Ernesto E. Blanco
Ernesto Blanco is one of the Massachusetts Institute of Technology's (MIT) leading teachers and practitioners of invention. Most of his over a dozen patented inventions have been in textile machinery, surgical apparatus, or devices that assist the physically challenged.
Blanco was born in 1922 and was raised in Havana, Cuba. He majored in Engineering at Havana University then worked as Chief Draftsman of Havana's City Planning Department before coming to the U.S. in 1949. Here he worked as Chief of Surveying for a firm in Albany, New York, while earning a BS in Mechanical Engineering at Rennselaer Polytechnic Institute in 1956.
Blanco then returned to Cuba to direct the School of Mechanical Engineering at Havana’s Universidad de Villanueva. In fact, Blanco designed the University's new laboratories and its new curriculum. In 1960, he returned to the U.S. While teaching engineering at MIT from 1960 to 1964 and at Tufts University from 1964 to 1969, he also helped the U.S. State Department develop Latin American cooperative engineering programs. In his own work, Blanco began to focus on industrial design.
By 1969, Blanco was a specialist in the design of textile machinery. He spent five years as a consultant before founding his own business, Universal Textile Corp., in 1974. Blanco's textile inventions include devices that detect faulty needles in knitting machines (patented 1977), center and spread out rolls of fabric, and control the tension of yarn during weaving. Blanco was also inventing in other areas. For example, under contract with the National Science Foundation, he designed the first of his many aids for the blind, a Braille Cell Display System.
In 1977, Blanco returned to MIT as an adjunct full professor in the Design Division of the Mechanical Engineering Department, teaching Engineering Design and Graphics, Kinematics, and "The Process of Innovation." Blanco was also a consultant to many major industrial and medical firms. As an inventor, Blanco continued to develop aids for the handicapped, especially the blind, as well as more strictly medical devices. He also produced an inexpensive solar power collector and even a solar-powered, kinetic sculpture, "Sun Wheel II."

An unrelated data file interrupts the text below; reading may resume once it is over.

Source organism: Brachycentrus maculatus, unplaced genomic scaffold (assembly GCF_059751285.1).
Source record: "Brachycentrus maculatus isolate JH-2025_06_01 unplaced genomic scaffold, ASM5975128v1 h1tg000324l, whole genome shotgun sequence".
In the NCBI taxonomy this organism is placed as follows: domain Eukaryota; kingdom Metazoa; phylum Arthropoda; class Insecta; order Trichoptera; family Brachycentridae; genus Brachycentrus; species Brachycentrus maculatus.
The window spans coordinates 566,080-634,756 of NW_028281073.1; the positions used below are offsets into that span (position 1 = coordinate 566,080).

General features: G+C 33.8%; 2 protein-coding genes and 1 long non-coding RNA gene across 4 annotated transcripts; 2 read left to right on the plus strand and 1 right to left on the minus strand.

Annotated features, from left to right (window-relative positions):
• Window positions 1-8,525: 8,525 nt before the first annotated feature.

Blanco's patented medical inventions include three surgical microstaplers (one for implanted corneas in 1990), an apparatus for monitoring medication delivery into the bloodstream (1992), an intraocular lens that can be pre-placed in the eye before cataract surgery (1991), and a three-dimensional robot-arm positioner for focused ultrasonic transducers (1993). Under contract, Blanco has also invented various instruments for noninvasive arthroscopic and ophthalmic microsurgery.
Blanco's first major invention for the handicapped was a stair-climbing wheelchair in 1962. A National Inventors Council contest offering a $5,000 prize for the first device of this type had been running since 1959 without receiving an entry that actually worked. Blanco's did. His model had a set of retractable, spring-loaded spokes that could extend beyond the wheel rim to function as pinions, keeping the chair upright as it was powered up the stairs.
Blanco has also designed many improvements to Braille writing machines. Because each letter of the Braille alphabet requires a pattern of one to six indentations, Braille typewriters can be very fatiguing to use. While teaching at Tufts, Blanco designed a model that provided electric power for the embossing force and applied the force only once per letter rather than once per indentation. Blanco's Braille typewriter was commercialized and is still widely used today.
Today, Ernesto Blanco remains one of MIT's most highly respected creative thinkers and teachers.